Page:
What is Wisdom?

I suspect that we mean by a “wise person” someone who has all the answers to our existential and moral dilemmas—someone, in other words, who is sufficiently detached and aloof from our problems so as to pontificate without being handicapped by the reality of our feelings—a kind of almost metaphysical “Dear Abby.”  It’s the kind of guy or gal about whom we put bumper-stickers on the car saying, “What would she do?” in reference to whatever is so tangled that we cannot figure it out anymore.  Of course, the answers will vary with whatever prejudice is most  current with the person who places the bumper sticker on the car since the wise person is usually deceased and departed so as not to be able to defend her- or himself.  You see, “wisdom” is that content about which we all nod in reverence because we see its intuitive correctness in application to almost all situations of life—and which, of course, would be last thing we’d do in any realistic setting.   And since I am incapable of disentangling anyone from his or her problems, having never managed to disentangle myself from my own sundry traps, I cannot even introspect to tell you what I think “wisdom” is in that sense. Whatever it is, I am reasonably certain that I ain’t got it. 

Now I do know that the Oracle at the Temple of Apollo always insisted that Socrates was the wisest man of antiquity.  OK. We have a role model now. 

Now I don’t mean that, to become wise, you must marry a shrew, run naked along the sidewalk, be a well known pedophile, criticize the government vehemently, live comfortably and uncritically on a slave-based economy, do never an honest day’s work, waste time by shooting the breeze with young men in the marketplace, and teach by telling students how wrong they are without ever offering a decent philosophical answer. 

After we subtract all that colorful detail, we are left with a person who suggested that one should try to know one’s self and that he himself knew nothing.  In other words, he probably didn’t even manage the first task, namely to know himself, or he would have contradicted himself in the second axiom, namely that he knows nothing.  What I think he does point out, however, is useful stuff.  He points out a way.  All knowing is in some way self-knowledge because whatever you know you carry around in your head and that includes the world that you think you know.  You make predictions on the basis of the analog model of the world in your head about what the real thing outside of your head is supposed to do.  If the predictions come true, you’ll gain a bit more certainty that what you carry around in your head has some relationship to the thing out there.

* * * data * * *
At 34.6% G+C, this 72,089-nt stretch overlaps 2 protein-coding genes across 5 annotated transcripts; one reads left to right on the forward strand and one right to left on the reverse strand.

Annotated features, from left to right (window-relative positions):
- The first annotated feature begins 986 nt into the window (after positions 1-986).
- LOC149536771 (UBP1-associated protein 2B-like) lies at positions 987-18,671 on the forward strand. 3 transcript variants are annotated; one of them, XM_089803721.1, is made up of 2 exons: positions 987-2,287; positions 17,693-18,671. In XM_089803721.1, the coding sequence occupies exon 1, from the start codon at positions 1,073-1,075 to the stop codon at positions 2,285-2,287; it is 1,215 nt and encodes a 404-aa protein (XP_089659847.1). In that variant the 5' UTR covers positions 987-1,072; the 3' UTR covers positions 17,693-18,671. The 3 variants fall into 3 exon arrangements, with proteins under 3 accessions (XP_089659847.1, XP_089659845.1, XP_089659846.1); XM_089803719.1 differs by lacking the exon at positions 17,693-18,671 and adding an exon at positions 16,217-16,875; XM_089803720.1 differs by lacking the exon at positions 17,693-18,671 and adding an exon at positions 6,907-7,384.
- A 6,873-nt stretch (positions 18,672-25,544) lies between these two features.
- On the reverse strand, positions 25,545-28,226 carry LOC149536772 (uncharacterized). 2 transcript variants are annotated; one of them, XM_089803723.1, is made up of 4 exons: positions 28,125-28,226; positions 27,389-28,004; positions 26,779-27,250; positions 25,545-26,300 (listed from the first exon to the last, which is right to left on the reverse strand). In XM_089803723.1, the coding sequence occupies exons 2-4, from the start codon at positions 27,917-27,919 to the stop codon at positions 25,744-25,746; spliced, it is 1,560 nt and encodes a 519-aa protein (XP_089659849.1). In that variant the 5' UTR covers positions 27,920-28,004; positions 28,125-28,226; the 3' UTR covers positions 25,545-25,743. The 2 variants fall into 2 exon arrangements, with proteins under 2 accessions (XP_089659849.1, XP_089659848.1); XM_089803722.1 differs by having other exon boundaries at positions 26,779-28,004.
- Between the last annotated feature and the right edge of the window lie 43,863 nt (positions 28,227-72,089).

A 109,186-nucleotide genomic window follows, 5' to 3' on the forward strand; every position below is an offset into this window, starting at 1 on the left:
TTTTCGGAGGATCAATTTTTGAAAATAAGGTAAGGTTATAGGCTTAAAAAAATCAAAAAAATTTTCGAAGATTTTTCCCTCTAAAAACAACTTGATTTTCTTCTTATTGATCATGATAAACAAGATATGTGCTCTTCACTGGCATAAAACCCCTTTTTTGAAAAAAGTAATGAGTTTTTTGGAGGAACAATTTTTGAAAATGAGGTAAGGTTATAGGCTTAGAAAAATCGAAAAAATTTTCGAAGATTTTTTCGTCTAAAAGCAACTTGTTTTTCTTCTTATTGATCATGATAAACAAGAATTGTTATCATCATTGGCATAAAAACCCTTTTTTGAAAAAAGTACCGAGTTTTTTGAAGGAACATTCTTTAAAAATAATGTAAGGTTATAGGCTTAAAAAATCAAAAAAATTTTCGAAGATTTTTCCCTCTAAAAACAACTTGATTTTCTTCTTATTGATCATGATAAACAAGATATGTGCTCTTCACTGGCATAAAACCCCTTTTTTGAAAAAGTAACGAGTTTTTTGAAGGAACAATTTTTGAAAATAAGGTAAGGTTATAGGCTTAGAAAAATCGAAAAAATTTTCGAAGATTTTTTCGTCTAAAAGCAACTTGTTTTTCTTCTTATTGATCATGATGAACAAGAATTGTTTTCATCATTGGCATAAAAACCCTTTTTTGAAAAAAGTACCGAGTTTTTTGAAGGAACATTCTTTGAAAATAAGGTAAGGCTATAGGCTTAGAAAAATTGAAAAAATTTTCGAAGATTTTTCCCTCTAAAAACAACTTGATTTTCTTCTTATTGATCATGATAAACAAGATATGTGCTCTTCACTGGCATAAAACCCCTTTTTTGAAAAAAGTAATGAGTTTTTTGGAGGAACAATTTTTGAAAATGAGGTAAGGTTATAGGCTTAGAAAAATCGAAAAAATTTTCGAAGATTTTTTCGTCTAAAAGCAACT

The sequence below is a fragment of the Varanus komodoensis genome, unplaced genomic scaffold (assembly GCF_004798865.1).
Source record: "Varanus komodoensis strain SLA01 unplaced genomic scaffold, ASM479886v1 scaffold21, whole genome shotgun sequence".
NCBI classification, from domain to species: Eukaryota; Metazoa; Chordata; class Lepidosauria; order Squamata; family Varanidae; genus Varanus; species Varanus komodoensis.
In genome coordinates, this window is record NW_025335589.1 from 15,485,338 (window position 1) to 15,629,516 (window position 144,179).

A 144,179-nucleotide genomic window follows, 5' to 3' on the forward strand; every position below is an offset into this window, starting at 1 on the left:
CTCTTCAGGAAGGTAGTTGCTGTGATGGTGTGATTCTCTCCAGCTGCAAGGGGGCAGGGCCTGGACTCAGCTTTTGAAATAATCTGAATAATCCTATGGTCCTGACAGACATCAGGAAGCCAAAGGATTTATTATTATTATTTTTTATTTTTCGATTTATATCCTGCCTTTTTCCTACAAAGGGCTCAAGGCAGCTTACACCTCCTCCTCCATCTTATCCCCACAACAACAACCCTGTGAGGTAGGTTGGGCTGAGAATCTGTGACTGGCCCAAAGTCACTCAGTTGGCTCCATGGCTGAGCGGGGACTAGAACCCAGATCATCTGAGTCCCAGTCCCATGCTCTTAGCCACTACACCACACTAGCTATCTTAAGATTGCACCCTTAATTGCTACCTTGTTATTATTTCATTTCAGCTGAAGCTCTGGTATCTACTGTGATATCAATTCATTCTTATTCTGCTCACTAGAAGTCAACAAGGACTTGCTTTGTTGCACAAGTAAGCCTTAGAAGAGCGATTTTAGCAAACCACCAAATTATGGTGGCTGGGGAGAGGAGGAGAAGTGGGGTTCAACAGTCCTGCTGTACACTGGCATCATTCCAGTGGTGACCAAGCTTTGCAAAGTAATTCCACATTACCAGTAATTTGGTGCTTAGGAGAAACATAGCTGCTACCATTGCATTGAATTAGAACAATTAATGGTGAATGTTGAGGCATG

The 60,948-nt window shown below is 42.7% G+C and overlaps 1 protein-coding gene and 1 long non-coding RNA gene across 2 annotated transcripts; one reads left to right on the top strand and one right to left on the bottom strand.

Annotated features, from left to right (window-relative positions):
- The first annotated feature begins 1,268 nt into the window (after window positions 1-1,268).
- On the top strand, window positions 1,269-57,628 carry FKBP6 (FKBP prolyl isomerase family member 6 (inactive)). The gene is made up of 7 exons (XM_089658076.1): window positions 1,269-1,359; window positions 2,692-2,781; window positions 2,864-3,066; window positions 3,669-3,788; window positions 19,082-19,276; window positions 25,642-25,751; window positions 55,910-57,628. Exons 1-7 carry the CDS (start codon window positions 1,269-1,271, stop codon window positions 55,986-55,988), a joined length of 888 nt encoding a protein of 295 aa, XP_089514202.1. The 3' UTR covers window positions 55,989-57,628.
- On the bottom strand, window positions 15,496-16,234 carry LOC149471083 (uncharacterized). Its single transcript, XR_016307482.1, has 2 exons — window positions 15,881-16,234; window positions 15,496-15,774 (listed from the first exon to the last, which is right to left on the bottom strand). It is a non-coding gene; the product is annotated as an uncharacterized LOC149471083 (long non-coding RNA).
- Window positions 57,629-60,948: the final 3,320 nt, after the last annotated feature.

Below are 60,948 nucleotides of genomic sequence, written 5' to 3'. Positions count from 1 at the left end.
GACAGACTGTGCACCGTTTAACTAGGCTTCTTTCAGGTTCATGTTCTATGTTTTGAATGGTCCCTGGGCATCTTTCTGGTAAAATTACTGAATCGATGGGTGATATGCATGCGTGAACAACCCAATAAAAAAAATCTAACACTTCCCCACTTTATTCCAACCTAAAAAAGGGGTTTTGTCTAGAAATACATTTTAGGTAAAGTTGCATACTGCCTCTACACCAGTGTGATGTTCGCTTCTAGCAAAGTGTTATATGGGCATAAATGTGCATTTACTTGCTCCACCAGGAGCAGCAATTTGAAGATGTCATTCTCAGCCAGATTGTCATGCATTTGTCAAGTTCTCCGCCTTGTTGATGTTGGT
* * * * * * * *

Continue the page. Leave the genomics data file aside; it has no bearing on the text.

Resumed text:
And if they don’t come true, you will have to strive toward acknowledging that you do only have that analog world and that, fairly exclusively, you have to keep tinkering with it and that, thus in the final analysis, you only have the analog model, which means you really don’t know anything about any real world with any unshakable certainty.  The acknowledgment that you don’t have knowledge of anything with ultimate certainty also obligates you to the statement: “I know that I know nothing.”  William Blake referred to thinking as something that proceeds “on cloudy doubts and reasoning cares.”  I find nothing as abhorrent and as unwise and as generally objectionable as someone’s making strong claims of certainty on blind faith without evidence or who entertains wild speculations without a careful reasoning progress and a clear admission under what circumstances a retraction will be mandatory. 

So, that’s it: wisdom, to me, is a never-ending attempt to understand oneself whilst acknowledging in a forthright manner the limits of what one knows and at the same time resisting any attempt to take large intuitive leaps by way of logically and empirically undisciplined conjectures.